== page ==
How do I control my child’s screentime? How much screentime should my child be allowed? How much is too much? How do I stop them from having a tech tantrum every time I ask them to put away the screens?
These questions are asked by parents all the time as they struggle to feel in control of the amount of time their child uses screens and technology. With so much of their world revolving around the entertainment, information and socialisation provided by the screens, it is easy to see how parents can feel overwhelmed by the amount of time kids spends scrolling and swiping. But how do we take back some control and ensure our kids are able to develop healthy tech use habits that become the behaviours they take with them throughout adolescents and beyond?
Screentime limits while you can
Start early with time limits so they can better regulate their behaviours as they get older. Changing the behaviours of a 7 year old is much much easier than that of a 14 year old.
Give them a warning if they are prone to whinge about the game that isn’t finished, the level they haven’t reached or the video clip that is still playing. If they are a child prone to struggling to get off, then decide together something you think is fair.
For little kids prone to tech tantrums, give them an activity to go on with so they don’t feel they are being punished by having the technology taken away. They need to know there are lots of different ways they can learn and be entertained and the screens are just one of the many activities they can engage in on any day.
What about older kids and homework?
As kids get older it gets a lot more complicated in terms of how much screentime they are having. Because they need it for homework. They need it to stay connected to friends.
It is no longer relevant to stick to hours and minutes to measure their screentime. The questions we need to be asking, therefore need to change as they get older.
The questions we should be asking….
How are they using their screentime?
Are they engaging in positive interactions and experiences?
Are they still participating in other areas of their lives? Are they maintaining relationships and friendships away from the screens?Are they still playing sports and engaging in the extra curricula activities they have enjoyed?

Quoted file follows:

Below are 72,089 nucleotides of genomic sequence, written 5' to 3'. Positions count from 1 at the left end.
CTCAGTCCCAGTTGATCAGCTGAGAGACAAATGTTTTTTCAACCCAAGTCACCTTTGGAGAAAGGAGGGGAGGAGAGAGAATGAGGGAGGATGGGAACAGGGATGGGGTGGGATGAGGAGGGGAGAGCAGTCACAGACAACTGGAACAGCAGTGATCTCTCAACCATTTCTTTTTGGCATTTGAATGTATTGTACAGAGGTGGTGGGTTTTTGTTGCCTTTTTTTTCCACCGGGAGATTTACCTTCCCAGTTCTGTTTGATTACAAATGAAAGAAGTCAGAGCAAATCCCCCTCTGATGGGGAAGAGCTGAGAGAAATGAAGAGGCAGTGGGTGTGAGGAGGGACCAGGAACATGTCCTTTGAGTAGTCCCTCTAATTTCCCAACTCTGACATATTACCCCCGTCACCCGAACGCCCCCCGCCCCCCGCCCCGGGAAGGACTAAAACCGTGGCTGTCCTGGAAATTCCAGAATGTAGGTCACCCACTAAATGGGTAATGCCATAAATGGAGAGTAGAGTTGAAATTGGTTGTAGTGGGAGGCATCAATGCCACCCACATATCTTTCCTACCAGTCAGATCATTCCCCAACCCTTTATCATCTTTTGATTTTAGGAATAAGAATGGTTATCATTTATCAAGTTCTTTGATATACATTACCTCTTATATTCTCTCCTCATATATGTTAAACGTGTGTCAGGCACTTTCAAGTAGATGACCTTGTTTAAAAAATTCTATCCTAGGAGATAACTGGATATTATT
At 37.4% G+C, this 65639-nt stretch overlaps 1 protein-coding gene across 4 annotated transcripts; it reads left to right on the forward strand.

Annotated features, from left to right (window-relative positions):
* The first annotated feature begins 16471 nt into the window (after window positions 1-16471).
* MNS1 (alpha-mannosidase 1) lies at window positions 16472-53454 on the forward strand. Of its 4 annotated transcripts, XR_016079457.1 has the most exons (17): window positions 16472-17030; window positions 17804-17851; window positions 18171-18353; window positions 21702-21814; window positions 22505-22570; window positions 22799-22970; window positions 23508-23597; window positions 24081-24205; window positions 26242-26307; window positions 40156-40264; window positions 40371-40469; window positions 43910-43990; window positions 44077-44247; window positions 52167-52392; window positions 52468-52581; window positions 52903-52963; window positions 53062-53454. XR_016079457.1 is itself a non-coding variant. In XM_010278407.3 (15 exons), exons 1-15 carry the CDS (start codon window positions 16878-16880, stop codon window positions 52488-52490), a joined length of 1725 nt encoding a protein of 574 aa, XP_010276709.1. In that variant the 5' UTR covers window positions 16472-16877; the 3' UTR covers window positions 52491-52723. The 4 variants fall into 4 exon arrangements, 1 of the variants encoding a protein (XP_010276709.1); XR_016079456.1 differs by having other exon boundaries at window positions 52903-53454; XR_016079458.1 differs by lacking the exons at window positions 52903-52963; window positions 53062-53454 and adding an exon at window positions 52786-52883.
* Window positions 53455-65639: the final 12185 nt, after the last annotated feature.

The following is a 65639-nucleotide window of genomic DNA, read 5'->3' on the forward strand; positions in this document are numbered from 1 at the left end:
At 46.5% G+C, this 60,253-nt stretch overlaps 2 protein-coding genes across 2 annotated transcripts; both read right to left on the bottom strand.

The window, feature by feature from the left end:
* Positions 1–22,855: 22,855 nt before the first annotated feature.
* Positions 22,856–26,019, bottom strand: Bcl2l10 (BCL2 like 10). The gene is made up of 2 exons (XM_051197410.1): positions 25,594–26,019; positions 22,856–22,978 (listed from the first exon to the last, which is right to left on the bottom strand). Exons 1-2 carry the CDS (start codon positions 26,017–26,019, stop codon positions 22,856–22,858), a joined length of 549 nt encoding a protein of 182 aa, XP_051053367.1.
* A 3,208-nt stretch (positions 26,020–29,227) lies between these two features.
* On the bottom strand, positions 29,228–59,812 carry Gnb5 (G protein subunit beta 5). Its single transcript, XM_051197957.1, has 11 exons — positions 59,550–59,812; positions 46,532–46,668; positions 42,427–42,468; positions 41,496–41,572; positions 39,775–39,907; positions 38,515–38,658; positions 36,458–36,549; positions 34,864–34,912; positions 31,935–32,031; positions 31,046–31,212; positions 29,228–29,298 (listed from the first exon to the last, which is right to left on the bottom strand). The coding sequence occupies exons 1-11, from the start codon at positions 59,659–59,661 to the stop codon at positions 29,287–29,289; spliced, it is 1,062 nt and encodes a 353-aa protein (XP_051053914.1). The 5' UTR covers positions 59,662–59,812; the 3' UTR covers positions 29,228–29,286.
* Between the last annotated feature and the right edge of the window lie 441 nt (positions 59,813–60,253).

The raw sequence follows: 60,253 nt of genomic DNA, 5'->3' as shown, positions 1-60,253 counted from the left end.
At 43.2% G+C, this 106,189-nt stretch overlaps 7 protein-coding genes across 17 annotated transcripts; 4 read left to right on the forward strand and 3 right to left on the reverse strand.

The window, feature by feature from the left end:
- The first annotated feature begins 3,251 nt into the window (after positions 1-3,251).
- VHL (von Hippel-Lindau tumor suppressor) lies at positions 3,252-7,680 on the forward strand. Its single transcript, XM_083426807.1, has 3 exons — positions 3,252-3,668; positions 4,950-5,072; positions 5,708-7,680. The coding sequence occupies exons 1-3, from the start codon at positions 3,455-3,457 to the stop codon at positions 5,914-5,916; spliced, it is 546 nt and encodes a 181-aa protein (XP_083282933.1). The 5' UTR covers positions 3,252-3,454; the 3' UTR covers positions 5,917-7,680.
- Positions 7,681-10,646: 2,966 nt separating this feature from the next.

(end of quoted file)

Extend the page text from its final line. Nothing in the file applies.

Are they getting enough sleep?
Are they eating properly and coming to the table without a fight?
Are they making good choices with how they spend their time online?
If the answers to these questions suggest the technology is not providing them with positive and relevant experiences, then it would be time to implement some changes.
Have some ‘no brainer’ family rules
By having some ‘no brainer’ family rules we are able to ensure that there are certain times that you can rely on as a family to switch off. For example, no devices at the dinner table. Making this something that your family always insists on allows them to better connect with each other. It also gives them much needed time to socially and emotionally switch off from the feeling of always being connected and ready to respond to people. It’s ok for them to learn that their friends messages can wait. Other ‘no brainer’ rules may be about devices in the bedrooms. Certainly for younger kids where there is no need for them to be using screens for homework before bed then it is crucial their brains get time free from the stimulation and blue lights emitted from the screens. And even for older kids we know that the notifications and lure of games and social media can mean precious sleeping hours are lost. And if they tell you that they need a device for their alarm, I am here to tell you that you can still buy alarm clocks.
But how much screentime?
Experts the world around are struggling to come up with something that is realistic and yet offers parents some guidance. The reality is that whilst the research is still inconclusive as to the effects on our brain and physical development we are really making the judgement calls as we go. And it also seems there is not ‘a one size fits all’ rule for all children.
Generally however I would recommend limiting the time on screentime for preschoolers. That isn’t to say they cant play some games or watch some videos for those moments when it is needed. There are however, so many other important developments going on that need to happen at this crucial stage, so we need to make sure there is plenty of time for those other activities. And when the screens are used at this age, the greatest benefits come from the interactive nature of the technology, so using the technology together with your child not only ensures they are getting the learning benefits but also the added bonus of bonding with you. And always know the games or shows your child is watching when they start out so you know that what they are doing is age and developmentally appropriate for them.
As kids get older we hope we have instilled in them some good habits around tech use and we hope that they can continue these when we are unable to be monitoring and policing every time they are on the screens. Providing those tech free times, promoting and nurturing other activities away from the screens and role modelling good device use, also helps to keep things under control when they are older. And if they are tantruming during the teenage years then plenty of parents have pulled the plug on the wifi at night to ensure their kids are getting some help to regulate those behaviours and ensure they get some sleep.